Similar considerations may apply to the results of any procedure call (whether a pervasive procedure or one defined by the user) contained inside a loop. Moving the call to a point prior to the loop may save a great deal of unnecessary machine time.
(v) Use the most efficient language construction available
While not usually recommended, this might be the best approach when the parameter is a large array, for the copying needed to use value parameters might consume an excessive amount of running time.
(vi) Try unrolling some loops such as
WHILE count < 1000 DO statement sequence; INC (count) END;
may in some cases run much faster if the loop is unrolled somewhat by putting two steps inside the loop:
WHILE count < 1000 DO statement sequence; INC (count); IF count < 1000 THEN statement sequence (* same one as above *) INC (count) END END;
because the IF inside the loop may execute more efficiently than the code for re-entering the loop itself, particularly if the statement sequence is long, the number of iterations high, or the loop condition complex. Whether this is so or not is highly implementation dependent, but it is worth trying when it is necessary to squeeze out every drop of speed.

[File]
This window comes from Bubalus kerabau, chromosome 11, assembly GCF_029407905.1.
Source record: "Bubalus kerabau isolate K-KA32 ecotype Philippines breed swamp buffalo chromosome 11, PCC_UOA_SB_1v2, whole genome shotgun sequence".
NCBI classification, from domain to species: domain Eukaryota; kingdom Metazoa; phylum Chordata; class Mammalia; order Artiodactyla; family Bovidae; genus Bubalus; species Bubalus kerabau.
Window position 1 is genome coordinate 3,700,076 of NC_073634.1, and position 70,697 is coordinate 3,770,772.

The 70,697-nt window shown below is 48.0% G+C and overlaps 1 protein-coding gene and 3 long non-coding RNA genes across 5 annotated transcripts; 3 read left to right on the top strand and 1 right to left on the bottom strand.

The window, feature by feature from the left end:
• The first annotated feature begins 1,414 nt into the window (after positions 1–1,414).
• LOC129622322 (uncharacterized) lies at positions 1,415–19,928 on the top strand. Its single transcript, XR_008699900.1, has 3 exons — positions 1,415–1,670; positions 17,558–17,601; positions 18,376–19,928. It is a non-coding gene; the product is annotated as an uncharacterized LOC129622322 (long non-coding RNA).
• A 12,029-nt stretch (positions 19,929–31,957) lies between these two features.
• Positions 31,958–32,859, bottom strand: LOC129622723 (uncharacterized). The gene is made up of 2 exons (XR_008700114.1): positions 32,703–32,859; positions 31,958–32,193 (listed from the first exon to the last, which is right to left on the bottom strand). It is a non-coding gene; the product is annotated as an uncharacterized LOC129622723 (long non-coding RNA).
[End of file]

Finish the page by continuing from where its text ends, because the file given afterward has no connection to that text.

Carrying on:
(vii) buy an optimizing compiler
Some compilers are capable of examining code for ways to improve the efficiency of what the programmer has written and code it more efficiently. While this approach can produce some gains, the programmer should not rely on this method to turn bad code into good for the results are likely to be mixed. (One may get fast code that is still bad.)
Implementations follow a variety of strategies when it comes to preparing the final running executable code. Usually, a file containing only the code from the program module is generated when the compiler is run. In some systems, there is an option to run this code at this point, and when this is done, all the segments of code from the various libraries that have been imported from must be loaded before the program is run. This may be rather slow. If the programmer is prepared to take a little more time initially to link those code segments into a single file (called an executable file,) each run may proceed more quickly. In some systems, no execution is possible until this linking step is performed.